Today I have the honour of hosting another guest post from indie author Russell Phillips. Russell combines an insider’s knowledge of the challenges of indie publishing with a computer programmer’s awareness of how to get the most out of the tools available to us, and this post brings those things together to offer a technological solution to many of your editing needs.
Over to you Russell…
Using Regular Expressions To Find Common Errors
I have a great editor, but I understand that she is human, and therefore she makes mistakes, and misses things, just like I do. Therefore, I like to try and make my manuscript as good as I can before I hand it over to her. The trouble with editing your own work, of course, is that all too often, your brain sees what is supposed to be there, not what is actually there.
One tool I use for finding errors is regular expressions. Regular expressions are like search and replace on steroids. Instead of finding simple strings of text, regular expressions provide a way to find patterns within the text. This makes them ideal for finding certain types of error that can occur all too easily when writing a long piece of text. The use of copy & paste, deleting, etc, can mean that even simple grammatical mistakes or typos can slip in and not be noticed.
Below I have listed some regular expression searches that I currently use on my manuscripts before sending them to my editor. To use one of them, simply copy it into the “Find” box in your word processor, just as you would type in a word you wanted to search for in the text. Note that they are formatted with a different background colour because spaces at the start or end can be important. It is possible to use regular expressions to replace text, but I haven’t included replacement expressions because I prefer to be cautious and make corrections manually. I’ve tried to order them in increasing complexity, and I’ve included some explanatory text for each one.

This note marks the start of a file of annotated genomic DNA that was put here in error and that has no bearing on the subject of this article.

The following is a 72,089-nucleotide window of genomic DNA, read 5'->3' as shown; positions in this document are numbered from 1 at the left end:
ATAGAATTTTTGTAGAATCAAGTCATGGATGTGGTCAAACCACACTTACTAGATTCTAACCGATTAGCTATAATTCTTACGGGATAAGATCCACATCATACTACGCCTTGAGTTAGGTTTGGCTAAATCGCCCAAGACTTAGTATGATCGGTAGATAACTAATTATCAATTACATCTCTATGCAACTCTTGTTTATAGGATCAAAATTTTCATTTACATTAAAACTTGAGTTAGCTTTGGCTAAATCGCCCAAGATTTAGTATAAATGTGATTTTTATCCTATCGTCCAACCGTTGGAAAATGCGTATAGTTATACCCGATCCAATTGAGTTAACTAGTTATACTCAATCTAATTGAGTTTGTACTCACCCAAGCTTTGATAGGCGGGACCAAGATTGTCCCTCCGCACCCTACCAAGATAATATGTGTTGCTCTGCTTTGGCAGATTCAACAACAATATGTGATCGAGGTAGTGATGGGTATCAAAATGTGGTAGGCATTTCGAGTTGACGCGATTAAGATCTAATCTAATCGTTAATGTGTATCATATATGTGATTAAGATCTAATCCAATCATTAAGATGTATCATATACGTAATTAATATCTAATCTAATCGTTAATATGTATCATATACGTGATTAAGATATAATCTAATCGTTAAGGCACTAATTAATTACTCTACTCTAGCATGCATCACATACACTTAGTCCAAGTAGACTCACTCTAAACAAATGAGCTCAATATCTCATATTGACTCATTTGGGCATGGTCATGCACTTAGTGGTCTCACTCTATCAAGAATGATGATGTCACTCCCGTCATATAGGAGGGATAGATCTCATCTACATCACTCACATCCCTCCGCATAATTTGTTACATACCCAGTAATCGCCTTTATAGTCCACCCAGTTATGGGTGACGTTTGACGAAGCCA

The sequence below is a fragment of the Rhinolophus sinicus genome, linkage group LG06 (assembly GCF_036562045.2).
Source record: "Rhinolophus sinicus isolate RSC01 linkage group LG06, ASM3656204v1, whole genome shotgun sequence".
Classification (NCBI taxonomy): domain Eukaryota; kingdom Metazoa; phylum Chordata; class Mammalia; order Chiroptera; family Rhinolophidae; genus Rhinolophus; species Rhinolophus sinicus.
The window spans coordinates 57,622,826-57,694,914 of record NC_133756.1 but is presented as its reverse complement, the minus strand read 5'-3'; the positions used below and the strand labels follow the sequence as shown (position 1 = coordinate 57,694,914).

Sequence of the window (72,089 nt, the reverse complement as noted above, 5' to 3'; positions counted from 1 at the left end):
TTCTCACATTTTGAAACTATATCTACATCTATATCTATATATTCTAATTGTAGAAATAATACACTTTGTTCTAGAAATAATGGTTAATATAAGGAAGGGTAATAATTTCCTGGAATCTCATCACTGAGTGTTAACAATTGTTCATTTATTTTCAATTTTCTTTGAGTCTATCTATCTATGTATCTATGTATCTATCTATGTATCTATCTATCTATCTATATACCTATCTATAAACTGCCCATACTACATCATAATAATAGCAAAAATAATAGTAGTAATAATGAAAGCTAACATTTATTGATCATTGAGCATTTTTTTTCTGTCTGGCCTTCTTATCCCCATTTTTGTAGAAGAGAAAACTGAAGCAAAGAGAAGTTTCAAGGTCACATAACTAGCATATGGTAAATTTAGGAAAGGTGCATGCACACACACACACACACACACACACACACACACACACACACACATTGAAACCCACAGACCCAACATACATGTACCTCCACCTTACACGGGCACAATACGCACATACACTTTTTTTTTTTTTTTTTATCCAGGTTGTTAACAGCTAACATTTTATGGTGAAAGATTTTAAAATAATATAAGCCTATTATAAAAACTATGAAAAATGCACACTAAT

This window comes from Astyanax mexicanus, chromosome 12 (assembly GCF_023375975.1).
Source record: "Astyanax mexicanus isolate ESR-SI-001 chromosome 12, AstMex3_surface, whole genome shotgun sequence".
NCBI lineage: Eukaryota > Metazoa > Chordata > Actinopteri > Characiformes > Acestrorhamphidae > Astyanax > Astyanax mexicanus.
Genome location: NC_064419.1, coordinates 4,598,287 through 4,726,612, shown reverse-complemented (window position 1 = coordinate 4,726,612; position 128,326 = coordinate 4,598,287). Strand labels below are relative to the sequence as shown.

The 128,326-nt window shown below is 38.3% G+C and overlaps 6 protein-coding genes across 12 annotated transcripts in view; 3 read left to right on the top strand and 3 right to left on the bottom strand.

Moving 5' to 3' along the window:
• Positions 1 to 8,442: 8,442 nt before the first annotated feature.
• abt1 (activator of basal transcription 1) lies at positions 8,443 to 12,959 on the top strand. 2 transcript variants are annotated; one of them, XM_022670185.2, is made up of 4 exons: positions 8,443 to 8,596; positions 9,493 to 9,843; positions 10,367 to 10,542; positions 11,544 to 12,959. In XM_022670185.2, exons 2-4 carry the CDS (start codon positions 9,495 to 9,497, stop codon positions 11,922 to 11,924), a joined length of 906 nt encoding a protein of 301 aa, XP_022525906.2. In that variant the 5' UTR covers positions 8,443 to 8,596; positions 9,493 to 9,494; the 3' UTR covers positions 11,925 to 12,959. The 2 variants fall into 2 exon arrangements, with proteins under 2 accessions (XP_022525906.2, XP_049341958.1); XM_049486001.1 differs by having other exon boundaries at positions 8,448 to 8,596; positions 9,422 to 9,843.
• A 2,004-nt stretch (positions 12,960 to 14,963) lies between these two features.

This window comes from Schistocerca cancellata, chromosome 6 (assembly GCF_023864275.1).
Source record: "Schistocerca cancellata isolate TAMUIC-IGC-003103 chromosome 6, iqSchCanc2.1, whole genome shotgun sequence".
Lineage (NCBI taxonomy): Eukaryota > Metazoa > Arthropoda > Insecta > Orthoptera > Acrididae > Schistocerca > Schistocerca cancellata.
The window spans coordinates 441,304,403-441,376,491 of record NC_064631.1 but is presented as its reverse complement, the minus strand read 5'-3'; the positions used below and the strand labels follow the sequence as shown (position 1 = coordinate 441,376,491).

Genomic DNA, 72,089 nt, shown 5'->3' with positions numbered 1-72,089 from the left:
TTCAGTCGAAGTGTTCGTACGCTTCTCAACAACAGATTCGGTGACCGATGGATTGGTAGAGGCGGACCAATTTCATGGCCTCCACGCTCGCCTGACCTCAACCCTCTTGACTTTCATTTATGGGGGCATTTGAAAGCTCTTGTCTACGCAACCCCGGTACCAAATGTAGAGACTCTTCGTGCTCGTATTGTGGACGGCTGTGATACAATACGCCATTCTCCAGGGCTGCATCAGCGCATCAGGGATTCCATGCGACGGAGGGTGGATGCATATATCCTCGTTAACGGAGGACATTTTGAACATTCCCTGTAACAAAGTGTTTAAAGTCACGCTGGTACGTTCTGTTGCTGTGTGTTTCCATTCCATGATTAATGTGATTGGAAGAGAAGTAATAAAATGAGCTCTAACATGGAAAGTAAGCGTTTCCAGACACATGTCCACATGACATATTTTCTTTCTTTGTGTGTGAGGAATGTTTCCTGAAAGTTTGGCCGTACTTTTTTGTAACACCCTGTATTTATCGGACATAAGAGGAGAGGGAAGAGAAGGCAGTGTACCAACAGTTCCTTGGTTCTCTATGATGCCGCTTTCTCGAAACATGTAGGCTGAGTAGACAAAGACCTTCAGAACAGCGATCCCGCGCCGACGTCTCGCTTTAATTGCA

The expressions given below should work in LibreOffice and Scrivener version 2.4 or later (earlier versions don’t support regular expressions). Microsoft Word also supports regular expressions, although the syntax is rather unusual, so you’ll need to check the documentation for help. Whichever software you use, you will have to tell it that you’re doing a regular expression search, rather than a normal text search. In LibreOffice Writer, use the “Find and Replace” function (not “Find”). Click “Other Options” in the dialogue box, and tick the “Regular expressions” tickbox. In Scrivener project search, select “RegEx” from the operator section of the magnifying glass icon menu. In Scrivener document find, select “Regular Expressions (RegEx)” from the “Find Options” drop-down menu.
Note that, when copying and pasting from your browser into the search box, make sure that the quotation marks are correct – they sometimes get mangled.
Punctuation And Quotation Marks
This is a simple expression, but there are two versions. In British English, the convention is to have commas and full stops outside quotation marks, whereas in US English, commas and full stops are placed inside the quotation marks.
Expression to find commas and full stops inside quotation marks (use this if you write in British English):
Expression to find commas and full stops outside quotation marks (use this if you write in US English):
These simple expressions match a quotation mark followed or preceded by a full stop or a comma. Square brackets are used to group characters, so that if any character in the square brackets is present, a match is found. In this case, the square brackets are used to match a full stop or comma, but nothing else.
“a” instead of “an”
This expression will find words that begin with a vowel immediately preceded by “a”, instead of “an”:
The first three characters are simple: space, lower case “a”, space. Then square brackets are used to group all five vowels. Note that the “Match case” option must be selected in LibreOffice for it to work correctly.